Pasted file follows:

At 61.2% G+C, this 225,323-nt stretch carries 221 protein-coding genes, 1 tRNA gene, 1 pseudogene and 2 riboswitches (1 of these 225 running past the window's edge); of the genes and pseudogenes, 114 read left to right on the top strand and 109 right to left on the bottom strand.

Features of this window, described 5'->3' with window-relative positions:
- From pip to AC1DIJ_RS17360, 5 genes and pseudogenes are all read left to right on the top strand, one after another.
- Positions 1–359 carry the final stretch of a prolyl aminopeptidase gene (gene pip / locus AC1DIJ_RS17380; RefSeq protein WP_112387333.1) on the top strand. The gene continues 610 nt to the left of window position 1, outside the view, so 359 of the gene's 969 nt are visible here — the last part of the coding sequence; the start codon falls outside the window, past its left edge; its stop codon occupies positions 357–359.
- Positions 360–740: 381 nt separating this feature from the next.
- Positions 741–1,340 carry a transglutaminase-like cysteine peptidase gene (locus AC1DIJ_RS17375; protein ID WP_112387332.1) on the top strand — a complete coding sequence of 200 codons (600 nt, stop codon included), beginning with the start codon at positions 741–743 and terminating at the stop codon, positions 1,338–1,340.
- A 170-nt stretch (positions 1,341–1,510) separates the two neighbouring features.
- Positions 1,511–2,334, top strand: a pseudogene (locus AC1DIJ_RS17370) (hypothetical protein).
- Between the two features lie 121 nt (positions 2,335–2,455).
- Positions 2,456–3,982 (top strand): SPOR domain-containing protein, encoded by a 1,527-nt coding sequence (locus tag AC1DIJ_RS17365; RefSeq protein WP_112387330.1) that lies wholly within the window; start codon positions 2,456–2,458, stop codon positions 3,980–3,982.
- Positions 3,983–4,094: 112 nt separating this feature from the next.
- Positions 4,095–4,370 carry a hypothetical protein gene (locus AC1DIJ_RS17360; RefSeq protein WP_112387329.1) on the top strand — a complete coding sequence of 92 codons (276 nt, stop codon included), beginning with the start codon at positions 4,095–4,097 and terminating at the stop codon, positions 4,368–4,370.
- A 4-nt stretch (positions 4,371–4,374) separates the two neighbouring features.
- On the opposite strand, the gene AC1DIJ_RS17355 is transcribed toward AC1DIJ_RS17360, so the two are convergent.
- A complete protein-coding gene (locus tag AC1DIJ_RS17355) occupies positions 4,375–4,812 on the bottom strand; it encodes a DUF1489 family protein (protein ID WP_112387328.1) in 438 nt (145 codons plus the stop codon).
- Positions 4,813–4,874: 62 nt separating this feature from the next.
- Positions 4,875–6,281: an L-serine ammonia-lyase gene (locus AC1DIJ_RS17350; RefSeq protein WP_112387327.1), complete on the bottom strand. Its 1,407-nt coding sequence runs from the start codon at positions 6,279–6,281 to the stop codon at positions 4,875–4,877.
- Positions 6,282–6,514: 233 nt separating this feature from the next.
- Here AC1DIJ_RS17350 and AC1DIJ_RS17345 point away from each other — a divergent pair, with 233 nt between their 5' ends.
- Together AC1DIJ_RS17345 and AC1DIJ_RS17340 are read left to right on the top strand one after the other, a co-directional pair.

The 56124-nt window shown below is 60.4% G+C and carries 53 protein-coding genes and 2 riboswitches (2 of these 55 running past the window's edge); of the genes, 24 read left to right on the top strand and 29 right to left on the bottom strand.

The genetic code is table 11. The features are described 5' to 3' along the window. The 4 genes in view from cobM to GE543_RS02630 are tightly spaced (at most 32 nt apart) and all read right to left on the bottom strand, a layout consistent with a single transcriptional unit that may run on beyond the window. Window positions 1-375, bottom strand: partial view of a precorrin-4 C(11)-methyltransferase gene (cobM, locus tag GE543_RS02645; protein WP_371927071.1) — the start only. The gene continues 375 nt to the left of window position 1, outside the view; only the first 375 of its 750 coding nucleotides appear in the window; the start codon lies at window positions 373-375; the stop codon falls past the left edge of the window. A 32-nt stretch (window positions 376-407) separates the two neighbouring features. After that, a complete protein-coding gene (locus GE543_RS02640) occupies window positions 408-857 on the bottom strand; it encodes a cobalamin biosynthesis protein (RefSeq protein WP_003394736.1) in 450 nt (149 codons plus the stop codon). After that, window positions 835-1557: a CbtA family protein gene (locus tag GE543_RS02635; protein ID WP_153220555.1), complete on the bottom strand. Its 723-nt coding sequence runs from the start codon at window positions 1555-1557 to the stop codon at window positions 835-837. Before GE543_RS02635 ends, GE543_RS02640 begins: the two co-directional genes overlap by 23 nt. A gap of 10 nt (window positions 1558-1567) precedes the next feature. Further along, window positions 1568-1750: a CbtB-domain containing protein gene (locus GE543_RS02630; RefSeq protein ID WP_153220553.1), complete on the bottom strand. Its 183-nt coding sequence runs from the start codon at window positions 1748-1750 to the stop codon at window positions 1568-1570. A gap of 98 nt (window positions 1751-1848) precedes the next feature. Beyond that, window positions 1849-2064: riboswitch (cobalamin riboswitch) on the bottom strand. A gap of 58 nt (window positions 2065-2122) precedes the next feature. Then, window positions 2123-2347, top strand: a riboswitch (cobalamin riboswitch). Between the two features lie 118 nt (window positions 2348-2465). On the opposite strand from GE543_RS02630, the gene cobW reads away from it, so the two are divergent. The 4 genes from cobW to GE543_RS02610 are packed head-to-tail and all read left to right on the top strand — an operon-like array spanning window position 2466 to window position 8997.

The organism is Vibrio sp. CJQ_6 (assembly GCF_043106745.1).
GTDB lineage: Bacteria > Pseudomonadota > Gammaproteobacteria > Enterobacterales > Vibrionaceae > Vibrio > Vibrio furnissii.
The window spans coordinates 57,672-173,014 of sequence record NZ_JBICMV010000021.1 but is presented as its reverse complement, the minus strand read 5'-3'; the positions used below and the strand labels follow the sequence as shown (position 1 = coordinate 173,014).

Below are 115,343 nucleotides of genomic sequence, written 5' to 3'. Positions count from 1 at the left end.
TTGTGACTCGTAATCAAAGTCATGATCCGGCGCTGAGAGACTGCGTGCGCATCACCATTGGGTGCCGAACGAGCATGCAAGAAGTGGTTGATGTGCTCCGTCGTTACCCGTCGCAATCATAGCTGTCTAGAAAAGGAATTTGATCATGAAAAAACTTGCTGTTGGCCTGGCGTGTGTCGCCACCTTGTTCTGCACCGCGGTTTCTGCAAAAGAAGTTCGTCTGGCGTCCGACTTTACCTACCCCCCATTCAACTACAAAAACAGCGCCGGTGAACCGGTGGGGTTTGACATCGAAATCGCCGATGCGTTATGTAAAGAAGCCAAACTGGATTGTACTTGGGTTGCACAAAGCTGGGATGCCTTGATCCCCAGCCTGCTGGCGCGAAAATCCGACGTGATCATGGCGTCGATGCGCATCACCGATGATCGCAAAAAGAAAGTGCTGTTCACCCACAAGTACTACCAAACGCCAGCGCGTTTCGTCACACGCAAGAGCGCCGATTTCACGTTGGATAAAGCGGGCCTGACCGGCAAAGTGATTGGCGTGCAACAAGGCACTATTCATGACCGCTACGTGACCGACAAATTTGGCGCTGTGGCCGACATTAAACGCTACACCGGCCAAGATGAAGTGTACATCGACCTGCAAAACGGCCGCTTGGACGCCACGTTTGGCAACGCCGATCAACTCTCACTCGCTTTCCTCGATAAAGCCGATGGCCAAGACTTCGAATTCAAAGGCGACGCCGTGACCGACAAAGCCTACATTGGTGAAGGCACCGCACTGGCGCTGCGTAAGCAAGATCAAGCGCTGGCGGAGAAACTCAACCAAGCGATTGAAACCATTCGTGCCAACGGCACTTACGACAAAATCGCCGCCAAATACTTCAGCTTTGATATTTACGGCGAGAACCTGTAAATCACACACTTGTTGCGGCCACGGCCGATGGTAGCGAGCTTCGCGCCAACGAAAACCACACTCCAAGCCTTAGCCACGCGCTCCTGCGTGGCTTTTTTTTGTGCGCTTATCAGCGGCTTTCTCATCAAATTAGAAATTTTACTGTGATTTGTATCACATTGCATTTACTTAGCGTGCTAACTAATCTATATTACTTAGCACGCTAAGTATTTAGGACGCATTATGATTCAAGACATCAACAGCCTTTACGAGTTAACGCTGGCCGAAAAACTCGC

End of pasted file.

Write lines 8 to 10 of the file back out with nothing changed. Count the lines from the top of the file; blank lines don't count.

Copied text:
- Positions 1,511–2,334, top strand: a pseudogene (locus AC1DIJ_RS17370) (hypothetical protein).
- Between the two features lie 121 nt (positions 2,335–2,455).
- Positions 2,456–3,982 (top strand): SPOR domain-containing protein, encoded by a 1,527-nt coding sequence (locus tag AC1DIJ_RS17365; RefSeq protein WP_112387330.1) that lies wholly within the window; start codon positions 2,456–2,458, stop codon positions 3,980–3,982.